Who Is at Risk and Types of Injuries

When we think of the healthcare industry workers, our thoughts immediately jump to doctors, nurses, and various medical staff. Of course, these are not the only people working in many large healthcare facilities. In addition to medical personnel, there are also many additional workers to support them. Other workers who are also at risk for the many health and safety hazards in hospitals and healthcare facilities include administrative staff, laundry, food service, housekeeping, mechanical maintenance, medical equipment maintenance, building and grounds maintenance.

Generally, healthcare worker injuries fall into a few different categories: overexertion and bodily reaction (48 percent); slips, trips, and falls (25 percent); contact with objects (13 percent); violence (nine percent); exposure to substances (four percent); and other causes (one percent). Nearly half of all injuries in hospitals result from overexertion or related-events. Musculoskeletal disorders, such as sprains and strains, are by far the most common reason healthcare workers needed time off for injury, and patient interaction is the leading cause for these types of injuries. For workers filing claims for illnesses related to the job, skin disorders and respiratory conditions are the most commonly recorded, though unspecified illnesses are the most prevalent (75 percent).

Why Injuries Are Prevalent In Healthcare

Workplace injuries have decreased significantly across all industries, but despite drops, the healthcare industry still has double the rates of injury as private industries. There are many reasons why hospitals and other healthcare facilities continue to have high rates of injury. Some of the biggest reasons are the unique circumstances faced by hospitals that don’t often occur in other industries.

Hospitals are very dynamic and unpredictable workplaces. It is difficult to predict how many and what type of patients will need assistance. In a busy environment, workers are put in contact with potentially contagious patients and next to sharp objects that could be contaminated. Handling of patients, including lifting, repositioning, or transferring patients with limited mobility can cause many injuries, which are precipitated when dealing with patients who also have mental and physical health issues and may be prone to violent outbursts.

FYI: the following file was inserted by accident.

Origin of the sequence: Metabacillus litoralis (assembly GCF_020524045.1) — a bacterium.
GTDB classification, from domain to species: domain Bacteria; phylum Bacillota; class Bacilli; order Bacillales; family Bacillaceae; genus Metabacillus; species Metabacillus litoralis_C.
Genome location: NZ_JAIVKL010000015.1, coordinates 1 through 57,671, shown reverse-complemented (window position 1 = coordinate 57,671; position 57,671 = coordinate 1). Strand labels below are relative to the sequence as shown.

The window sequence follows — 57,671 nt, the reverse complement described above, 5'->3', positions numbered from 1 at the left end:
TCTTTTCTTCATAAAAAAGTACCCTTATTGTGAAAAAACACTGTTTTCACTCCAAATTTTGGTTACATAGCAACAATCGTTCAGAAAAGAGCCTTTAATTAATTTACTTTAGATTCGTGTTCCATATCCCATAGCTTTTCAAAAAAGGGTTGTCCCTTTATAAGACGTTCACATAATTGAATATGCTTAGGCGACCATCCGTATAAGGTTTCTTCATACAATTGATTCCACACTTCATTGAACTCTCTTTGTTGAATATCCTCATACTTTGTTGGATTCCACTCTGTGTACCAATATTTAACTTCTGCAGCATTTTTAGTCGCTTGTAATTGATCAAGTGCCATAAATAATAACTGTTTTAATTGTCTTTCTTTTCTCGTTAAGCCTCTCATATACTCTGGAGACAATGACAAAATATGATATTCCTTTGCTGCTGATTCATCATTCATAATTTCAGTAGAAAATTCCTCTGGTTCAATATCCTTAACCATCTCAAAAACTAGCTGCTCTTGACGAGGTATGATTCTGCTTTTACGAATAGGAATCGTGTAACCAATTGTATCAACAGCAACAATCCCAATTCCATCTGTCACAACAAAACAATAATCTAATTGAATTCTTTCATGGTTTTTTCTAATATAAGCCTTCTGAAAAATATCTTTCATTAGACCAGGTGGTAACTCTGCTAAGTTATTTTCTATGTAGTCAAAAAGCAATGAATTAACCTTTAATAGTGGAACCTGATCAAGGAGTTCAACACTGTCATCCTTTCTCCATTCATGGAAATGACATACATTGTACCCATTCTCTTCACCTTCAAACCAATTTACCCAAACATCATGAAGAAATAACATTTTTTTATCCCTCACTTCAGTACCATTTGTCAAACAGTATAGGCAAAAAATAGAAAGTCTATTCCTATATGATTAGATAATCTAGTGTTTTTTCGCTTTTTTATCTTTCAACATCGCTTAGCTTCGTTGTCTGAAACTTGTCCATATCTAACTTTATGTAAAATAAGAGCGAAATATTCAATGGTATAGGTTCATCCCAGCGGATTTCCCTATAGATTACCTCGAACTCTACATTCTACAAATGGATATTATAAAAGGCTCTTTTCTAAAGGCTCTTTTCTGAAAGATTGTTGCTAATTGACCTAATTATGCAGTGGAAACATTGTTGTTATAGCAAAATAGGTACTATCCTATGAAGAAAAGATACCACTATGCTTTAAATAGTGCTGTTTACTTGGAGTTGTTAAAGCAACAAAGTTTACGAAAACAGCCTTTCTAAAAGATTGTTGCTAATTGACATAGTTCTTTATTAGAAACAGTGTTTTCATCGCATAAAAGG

Another unique problem faced by healthcare workers is the culture of the industry. Working as caregivers, they have certain ethical duties, one being “do no harm” to the patient. Unfortunately, this stance often times compels workers to compromise their own self and safety for the benefit of the patient. When this emphasis on patient safety is combined with a lack of safeguards for workers, further risks for healthcare workers may be created.   

Workers’ Compensation Attorney In Georgia

Doctors, nurses, psychiatric nurses, and all other medical professionals and hospital staff dedicate their lives to helping their patients. If you are an Atlanta healthcare worker who has sustained an injury at work due to violence or through another workplace accident, you can get help. Contact the dedicated Workers’ Compensation Lawyers in Atlanta to find out how we can help you get the compensation you deserve. Call of today to discuss the specifics of your case and get started on your claim.